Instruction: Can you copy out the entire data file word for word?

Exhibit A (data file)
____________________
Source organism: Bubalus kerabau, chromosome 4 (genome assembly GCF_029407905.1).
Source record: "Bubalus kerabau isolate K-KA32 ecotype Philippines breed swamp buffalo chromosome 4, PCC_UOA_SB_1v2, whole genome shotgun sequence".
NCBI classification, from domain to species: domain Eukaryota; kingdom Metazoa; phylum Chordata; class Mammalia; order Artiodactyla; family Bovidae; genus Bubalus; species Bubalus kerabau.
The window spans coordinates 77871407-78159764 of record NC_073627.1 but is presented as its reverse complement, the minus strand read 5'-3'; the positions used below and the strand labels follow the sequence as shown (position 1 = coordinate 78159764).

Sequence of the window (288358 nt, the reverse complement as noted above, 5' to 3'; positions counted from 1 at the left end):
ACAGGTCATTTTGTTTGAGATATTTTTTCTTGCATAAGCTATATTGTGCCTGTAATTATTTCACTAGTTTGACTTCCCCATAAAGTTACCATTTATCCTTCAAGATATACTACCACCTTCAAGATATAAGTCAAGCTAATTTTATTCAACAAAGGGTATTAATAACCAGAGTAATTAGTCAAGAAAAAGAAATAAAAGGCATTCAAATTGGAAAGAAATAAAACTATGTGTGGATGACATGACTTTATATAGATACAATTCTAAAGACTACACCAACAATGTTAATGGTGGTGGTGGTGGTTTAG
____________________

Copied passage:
Source organism: Bubalus kerabau, chromosome 4 (genome assembly GCF_029407905.1).
Source record: "Bubalus kerabau isolate K-KA32 ecotype Philippines breed swamp buffalo chromosome 4, PCC_UOA_SB_1v2, whole genome shotgun sequence".
NCBI classification, from domain to species: domain Eukaryota; kingdom Metazoa; phylum Chordata; class Mammalia; order Artiodactyla; family Bovidae; genus Bubalus; species Bubalus kerabau.
The window spans coordinates 77871407-78159764 of record NC_073627.1 but is presented as its reverse complement, the minus strand read 5'-3'; the positions used below and the strand labels follow the sequence as shown (position 1 = coordinate 78159764).

Sequence of the window (288358 nt, the reverse complement as noted above, 5' to 3'; positions counted from 1 at the left end):
ACAGGTCATTTTGTTTGAGATATTTTTTCTTGCATAAGCTATATTGTGCCTGTAATTATTTCACTAGTTTGACTTCCCCATAAAGTTACCATTTATCCTTCAAGATATACTACCACCTTCAAGATATAAGTCAAGCTAATTTTATTCAACAAAGGGTATTAATAACCAGAGTAATTAGTCAAGAAAAAGAAATAAAAGGCATTCAAATTGGAAAGAAATAAAACTATGTGTGGATGACATGACTTTATATAGATACAATTCTAAAGACTACACCAACAATGTTAATGGTGGTGGTGGTGGTTTAG